There are business opportunities everywhere for those with eyes wide open. For Scott Mattox, licensed contractor, full-time handyman and New River Valley native, the roofing specialty caught his attention. It was, admittedly, the perfect “vehicle” to allow him to purchase yet another “vehicle” – this one the kind of heavy-duty truck necessary for roofing projects paired with his own love of classic vehicles.
“I wanted something with style that could be put to work to justify the cost,” he explains. “I want to look professional pulling into a job, and I didn’t especially seek a fix-up project of a truck.” The high-priced trucks were out of his budget, and the very rough, inexpensive ones did not captivate his attention. Then along came this 1971 C-30 Chevrolet dump truck which no longer suited its owner’s needs. It perfectly met Scott’s objective to own a classic dump truck with a nice coat of paint and fully operational. “It looks really good from 10 feet, and most people don’t look closer. It came with a working modern AM/FM radio, but I can hardly hear it over the 3” exhaust noise.”
Like any newly acquired old vehicle, there was a little drama early on. It hadn’t been driven regularly, and the first time Scott drove a long distance, it did fine. “The next time the alternator failed,” he relates. “It left me stranded after delivering a load of wood to a friend near Catawba. Coming home, something didn’t seem right, then it stalled out. My wood client came and loaned me a truck to go buy a new alternator. With a screwdriver and crescent wrench, I changed it and was back on the road.”
The gas gauge stopped working next, and he ran out of gas. He has added a tachometer, because it runs so loud it seems like it might be going a million rpm all the time. That’s worth monitoring.
The C-30 designates that it’s a 1-ton truck, and he doesn’t need a commercial driver’s license (CDL) to operate it. There are no air brakes, as disc brakes in the front were introduced with the 1971 model, and they stop better than drums. It has a 4-speed manual transmission with granny low first gear for barely crawling. Scott starts mostly in 2nd gear. The original 292 engine was durable and reliable with a low-end torque for hauling. No longer a straight six, this one has a modern 350 small block Chevy V8 engine and a 4-barrel carburetor.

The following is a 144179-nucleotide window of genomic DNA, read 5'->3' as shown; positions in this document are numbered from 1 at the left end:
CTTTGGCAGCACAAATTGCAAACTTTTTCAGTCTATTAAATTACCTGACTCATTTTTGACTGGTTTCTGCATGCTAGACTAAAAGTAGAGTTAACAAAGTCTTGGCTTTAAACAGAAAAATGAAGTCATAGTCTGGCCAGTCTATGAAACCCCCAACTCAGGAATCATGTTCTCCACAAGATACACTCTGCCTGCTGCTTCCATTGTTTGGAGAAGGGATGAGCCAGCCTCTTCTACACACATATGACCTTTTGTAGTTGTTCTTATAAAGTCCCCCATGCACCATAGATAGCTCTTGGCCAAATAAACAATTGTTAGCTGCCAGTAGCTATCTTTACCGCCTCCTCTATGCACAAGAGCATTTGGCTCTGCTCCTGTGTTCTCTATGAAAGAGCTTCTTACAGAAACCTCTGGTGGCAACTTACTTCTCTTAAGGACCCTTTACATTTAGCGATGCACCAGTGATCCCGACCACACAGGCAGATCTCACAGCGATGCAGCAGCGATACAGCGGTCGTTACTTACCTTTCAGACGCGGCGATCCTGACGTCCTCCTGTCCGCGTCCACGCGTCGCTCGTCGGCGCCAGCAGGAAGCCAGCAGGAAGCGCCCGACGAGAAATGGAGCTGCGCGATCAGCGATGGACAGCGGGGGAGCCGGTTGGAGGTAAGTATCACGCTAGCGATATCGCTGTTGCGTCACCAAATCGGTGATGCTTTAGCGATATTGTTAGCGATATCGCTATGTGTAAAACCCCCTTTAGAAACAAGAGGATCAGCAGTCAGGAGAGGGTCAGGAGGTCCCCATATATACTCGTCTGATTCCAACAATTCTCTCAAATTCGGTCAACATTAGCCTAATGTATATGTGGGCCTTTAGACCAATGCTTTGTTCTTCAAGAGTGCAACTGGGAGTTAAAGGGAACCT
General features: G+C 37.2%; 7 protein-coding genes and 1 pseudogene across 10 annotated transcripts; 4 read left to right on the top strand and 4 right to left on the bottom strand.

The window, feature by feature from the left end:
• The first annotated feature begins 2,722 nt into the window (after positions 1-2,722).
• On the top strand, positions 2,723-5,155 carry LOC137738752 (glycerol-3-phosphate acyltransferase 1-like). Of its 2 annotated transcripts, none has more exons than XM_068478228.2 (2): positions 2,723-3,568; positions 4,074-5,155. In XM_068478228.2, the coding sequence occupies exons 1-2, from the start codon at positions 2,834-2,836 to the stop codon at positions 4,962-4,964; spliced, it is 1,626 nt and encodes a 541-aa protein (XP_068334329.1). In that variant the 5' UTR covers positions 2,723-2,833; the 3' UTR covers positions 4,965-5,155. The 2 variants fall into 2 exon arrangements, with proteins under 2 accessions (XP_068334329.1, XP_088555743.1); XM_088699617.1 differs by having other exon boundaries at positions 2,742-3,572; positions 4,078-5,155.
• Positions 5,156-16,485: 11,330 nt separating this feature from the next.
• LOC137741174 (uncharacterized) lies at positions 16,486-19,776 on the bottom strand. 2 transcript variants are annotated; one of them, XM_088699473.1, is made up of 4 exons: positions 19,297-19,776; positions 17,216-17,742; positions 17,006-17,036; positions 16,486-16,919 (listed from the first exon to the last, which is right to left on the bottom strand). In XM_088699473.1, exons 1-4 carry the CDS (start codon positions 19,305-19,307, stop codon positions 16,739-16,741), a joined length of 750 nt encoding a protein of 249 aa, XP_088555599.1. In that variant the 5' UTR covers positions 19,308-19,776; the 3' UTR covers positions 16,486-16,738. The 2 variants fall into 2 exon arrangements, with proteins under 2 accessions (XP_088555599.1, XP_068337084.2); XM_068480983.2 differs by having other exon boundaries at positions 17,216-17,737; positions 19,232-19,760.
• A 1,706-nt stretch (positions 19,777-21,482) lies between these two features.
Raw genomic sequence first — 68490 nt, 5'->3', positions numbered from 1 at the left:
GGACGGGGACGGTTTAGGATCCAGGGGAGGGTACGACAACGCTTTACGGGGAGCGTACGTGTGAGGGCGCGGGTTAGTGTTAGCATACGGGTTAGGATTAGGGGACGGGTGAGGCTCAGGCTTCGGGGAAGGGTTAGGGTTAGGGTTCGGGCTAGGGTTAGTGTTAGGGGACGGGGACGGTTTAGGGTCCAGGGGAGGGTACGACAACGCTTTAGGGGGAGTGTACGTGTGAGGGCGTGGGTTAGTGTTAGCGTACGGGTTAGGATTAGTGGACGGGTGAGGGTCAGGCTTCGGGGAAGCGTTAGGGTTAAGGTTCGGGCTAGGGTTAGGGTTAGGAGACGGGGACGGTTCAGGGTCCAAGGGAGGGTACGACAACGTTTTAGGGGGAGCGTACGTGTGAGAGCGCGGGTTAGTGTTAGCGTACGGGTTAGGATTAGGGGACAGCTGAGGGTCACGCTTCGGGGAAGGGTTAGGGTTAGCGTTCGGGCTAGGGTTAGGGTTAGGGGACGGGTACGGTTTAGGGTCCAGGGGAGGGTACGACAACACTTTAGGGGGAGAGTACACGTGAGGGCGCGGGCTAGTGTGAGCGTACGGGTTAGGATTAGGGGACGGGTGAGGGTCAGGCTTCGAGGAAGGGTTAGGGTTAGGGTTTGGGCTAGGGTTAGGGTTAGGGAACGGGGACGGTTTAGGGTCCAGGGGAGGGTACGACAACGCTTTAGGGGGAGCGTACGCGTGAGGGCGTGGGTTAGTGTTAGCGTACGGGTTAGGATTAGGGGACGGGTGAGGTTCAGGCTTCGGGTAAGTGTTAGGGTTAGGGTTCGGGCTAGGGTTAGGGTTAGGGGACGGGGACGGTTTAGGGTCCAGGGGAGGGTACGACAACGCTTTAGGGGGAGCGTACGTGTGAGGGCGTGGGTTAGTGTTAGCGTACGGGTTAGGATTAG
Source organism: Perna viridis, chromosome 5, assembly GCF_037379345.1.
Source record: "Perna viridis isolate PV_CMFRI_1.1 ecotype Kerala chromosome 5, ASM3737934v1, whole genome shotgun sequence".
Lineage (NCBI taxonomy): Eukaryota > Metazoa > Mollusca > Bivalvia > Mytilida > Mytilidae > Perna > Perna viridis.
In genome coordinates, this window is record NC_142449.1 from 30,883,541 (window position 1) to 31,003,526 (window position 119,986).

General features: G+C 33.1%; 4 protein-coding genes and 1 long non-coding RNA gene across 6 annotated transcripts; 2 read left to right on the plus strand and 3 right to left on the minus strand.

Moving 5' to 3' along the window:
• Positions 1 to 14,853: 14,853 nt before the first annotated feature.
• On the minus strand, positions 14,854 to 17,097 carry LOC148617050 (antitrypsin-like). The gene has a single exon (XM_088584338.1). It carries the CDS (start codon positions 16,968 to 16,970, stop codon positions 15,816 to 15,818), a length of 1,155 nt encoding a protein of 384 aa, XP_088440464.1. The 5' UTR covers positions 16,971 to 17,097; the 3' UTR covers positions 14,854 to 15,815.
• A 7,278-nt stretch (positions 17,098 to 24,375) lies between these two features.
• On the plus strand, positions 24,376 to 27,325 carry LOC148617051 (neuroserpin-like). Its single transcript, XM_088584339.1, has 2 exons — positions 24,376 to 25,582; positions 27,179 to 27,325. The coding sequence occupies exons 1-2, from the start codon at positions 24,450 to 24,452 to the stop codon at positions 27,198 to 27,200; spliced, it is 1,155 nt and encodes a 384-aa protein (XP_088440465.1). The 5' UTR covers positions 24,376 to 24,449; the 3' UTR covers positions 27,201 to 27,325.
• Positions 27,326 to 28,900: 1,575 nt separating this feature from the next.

The dump mechanism and hydraulics work great, and it came with chains on the tailgate. The previous owner did a little work to the bed, and Scott plans to finish painting that. The holes in the front fenders are where turn signals used to be installed. Gas mileage runs a little higher than he expected, in the high single digits.
“Commercial roofers charge a premium, and there’s lots of margin in there,” Scott explains. “I can offer professional roofing at a less expensive price and own a cool dump truck which can earn its keep.” And that’s worked well for him.
Scott, 37, holds a Virginia Class C contractor’s license along with a bachelor’s degree in building construction from Virginia Tech, class of 2007. He has always been interested in how things work, tinkering from a young age on anything including his collection of antique radios. At age 15, he was hired as a factotum assistant at Clay Corner Inn. Factotum comes from Latin facere “to do” and totum “everything” like total. He helped lay flooring, paint, repair toilets, and fix anything else that needed to function correctly.
After college, he was hired by an historic rehab contractor in Roanoke and has had the opportunity to work on many old building rehabilitation projects over the last 15 years. He is especially passionate about historic homes and spends many spare moments working on his own 1890s Victorian.
The dump truck goes to work with Scott often. It recently hauled away a couple large loads of broken bricks from a job site where the bricks had to make way for an addition. His other vehicles include a 1992 Nissan pick-up and a black 1986 Chevy Suburban which looks like a hearse. Both of those function as large rolling tool boxes, retrofitted for the purpose. Scott can be reached at


Text and photos by Joanne M. Anderson